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Abstract: PO1747

Bintrafusp α-Associated Thrombotic Microangiopathy

Session Information

Category: Trainee Case Report

  • 1202 Glomerular Diseases: Immunology and Inflammation


  • Ninan, Jacob, Mayo Clinic, Phoenix, Arizona, United States
  • Reddy, Swetha, Mayo Clinic, Phoenix, Arizona, United States
  • Hommos, Musab S., Mayo Clinic, Phoenix, Arizona, United States

Immune check point inhibitors (ICPIs) have been reported to cause acute kidney injury. Acute tubulointerstitial nephritis is the most common finding on renal biopsy. This has resulted in recommendations to forgo renal biopsy in some patients and therapy with empiric steroids. Here we present a different renal pathology related to use of Bintrafusp-α, a novel therapy targeting TGF-beta and PD-L1.

Case Description

A 41 year old man with metastatic cholangiocarcinoma was admitted for hypertension urgency and acute kidney injury following 2 cycles of Bintrafusp-α in 6 weeks. Exam was remarkable for BP 204/101 mmHg, pulse 62/min, muscle wasting and anasarca. His labs revealed hemoglobin 8.9 g/dL, platelets 109 × 109/L, occasional schistocytes, lactate dehydrogenase 626 U/L(112–222 U/L), undetectable haptoglobin, serum creatinine 2.8 mg/dL, microscopic hematuria and protein creatinine ratio 2.79g/g. ADAMTS13 activity 72% (≥70%), antiphospholipid antibody was negative, complement levels normal. The renal biopsy demonstrated acute and subacute thrombotic microangiopathy(TMA). The patient received a dose of Soliris empirically, pending workup for atypical HUS. Further doses of Soliris were held as TMA was attributed to immunotherapy and atypical HUS genetic testing panel returned negative.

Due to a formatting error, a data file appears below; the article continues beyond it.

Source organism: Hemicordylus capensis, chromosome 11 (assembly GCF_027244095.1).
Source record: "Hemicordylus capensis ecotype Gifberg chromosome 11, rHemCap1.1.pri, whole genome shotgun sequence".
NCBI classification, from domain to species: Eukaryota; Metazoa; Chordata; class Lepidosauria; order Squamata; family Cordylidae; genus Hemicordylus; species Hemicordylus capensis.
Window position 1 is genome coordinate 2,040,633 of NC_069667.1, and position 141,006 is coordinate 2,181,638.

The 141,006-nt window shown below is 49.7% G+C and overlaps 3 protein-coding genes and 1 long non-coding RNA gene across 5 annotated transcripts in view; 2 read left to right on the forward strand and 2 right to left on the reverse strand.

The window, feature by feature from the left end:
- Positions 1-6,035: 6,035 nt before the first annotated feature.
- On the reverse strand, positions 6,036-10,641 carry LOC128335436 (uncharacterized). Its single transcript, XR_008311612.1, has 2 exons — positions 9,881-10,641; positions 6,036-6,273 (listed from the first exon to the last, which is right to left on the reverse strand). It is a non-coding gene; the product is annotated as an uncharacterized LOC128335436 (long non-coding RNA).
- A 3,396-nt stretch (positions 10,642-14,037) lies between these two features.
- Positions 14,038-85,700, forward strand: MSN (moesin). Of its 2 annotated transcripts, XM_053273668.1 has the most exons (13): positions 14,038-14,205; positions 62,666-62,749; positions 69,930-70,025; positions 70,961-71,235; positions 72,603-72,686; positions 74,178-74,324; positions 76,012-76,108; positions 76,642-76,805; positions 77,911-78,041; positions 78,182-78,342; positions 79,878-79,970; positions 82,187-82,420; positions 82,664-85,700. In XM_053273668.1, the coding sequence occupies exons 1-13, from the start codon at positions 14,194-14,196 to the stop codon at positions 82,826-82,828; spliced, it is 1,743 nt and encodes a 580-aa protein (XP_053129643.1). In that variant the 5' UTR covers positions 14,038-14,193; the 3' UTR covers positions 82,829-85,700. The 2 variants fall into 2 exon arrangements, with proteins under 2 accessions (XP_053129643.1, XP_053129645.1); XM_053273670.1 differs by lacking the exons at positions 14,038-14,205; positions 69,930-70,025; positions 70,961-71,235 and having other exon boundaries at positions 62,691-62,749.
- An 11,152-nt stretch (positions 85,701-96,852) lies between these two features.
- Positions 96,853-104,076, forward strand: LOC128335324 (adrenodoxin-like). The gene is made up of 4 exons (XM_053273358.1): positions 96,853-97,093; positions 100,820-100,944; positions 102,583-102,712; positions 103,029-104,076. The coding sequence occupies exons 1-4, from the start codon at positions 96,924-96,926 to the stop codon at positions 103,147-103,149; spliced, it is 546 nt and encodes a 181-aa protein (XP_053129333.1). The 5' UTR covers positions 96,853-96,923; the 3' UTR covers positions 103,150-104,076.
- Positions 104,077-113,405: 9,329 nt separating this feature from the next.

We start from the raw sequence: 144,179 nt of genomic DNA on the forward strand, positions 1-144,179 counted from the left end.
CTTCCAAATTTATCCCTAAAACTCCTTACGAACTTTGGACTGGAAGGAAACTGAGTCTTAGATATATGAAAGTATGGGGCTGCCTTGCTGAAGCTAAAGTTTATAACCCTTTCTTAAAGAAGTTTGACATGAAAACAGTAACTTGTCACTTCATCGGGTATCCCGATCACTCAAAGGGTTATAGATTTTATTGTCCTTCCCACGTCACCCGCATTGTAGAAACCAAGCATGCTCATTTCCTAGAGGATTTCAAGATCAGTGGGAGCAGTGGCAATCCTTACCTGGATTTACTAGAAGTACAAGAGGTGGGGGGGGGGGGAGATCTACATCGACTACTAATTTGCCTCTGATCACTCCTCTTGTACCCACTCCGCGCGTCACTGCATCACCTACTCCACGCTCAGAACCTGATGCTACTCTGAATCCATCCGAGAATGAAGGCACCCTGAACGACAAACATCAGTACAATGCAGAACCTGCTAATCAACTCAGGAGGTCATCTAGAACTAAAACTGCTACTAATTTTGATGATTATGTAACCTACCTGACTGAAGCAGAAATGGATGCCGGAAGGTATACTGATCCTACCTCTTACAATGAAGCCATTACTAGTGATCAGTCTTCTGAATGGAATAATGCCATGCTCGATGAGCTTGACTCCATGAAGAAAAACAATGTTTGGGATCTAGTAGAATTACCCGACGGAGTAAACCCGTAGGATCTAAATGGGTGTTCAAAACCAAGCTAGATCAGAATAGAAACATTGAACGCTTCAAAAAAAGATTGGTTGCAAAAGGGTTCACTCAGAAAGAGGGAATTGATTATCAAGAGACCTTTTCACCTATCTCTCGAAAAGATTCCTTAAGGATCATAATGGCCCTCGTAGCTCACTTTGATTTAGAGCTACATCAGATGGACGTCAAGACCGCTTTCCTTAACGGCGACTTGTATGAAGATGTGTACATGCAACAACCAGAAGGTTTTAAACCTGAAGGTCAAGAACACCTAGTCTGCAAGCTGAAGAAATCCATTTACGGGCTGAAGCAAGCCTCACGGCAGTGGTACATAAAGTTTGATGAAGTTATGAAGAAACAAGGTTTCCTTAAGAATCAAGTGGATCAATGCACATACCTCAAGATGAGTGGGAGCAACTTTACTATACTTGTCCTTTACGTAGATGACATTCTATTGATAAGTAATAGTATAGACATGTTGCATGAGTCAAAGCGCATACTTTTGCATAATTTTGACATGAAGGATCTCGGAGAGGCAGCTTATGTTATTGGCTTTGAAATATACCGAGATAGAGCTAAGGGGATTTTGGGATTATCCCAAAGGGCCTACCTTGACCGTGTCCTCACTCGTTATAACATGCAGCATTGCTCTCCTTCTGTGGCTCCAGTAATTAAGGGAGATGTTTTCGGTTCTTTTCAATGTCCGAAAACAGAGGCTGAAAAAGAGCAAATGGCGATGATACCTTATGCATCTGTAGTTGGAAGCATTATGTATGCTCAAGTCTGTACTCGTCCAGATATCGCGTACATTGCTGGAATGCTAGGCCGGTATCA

TMA is characterized by microangiopathic hemolytic anemia and thrombocytopenia. The most studied secondary cause of TMA is drugs. The pathogenesis of drug-mediated TMA is either the generation of an immunologic reaction or its direct dose- and time-dependent toxicity. ICPI monotherapy has a nephrotoxicity incidence of 2-5%. In the largest retrospective study of 1016 patients treated with ICPI therapy, 17% developed AKI, 2% experienced stage 3 AKI and 0.4% required dialysis. TMA was documented in 1 patient receiving Ipilimumab and was HD-dependent. The National Comprehensive Cancer Network guidelines recommend empirically treating AKI in some patients with steroids. We believe renal biopsy is essential, if safe, to rule out causes of AKI that are not remediable with steroids. Renal biopsy would expand our knowledge on the pathology of AKI post-ICPI treatment. We report the first case of TMA associated with the new bifunctional immunotherapy for solid cancers.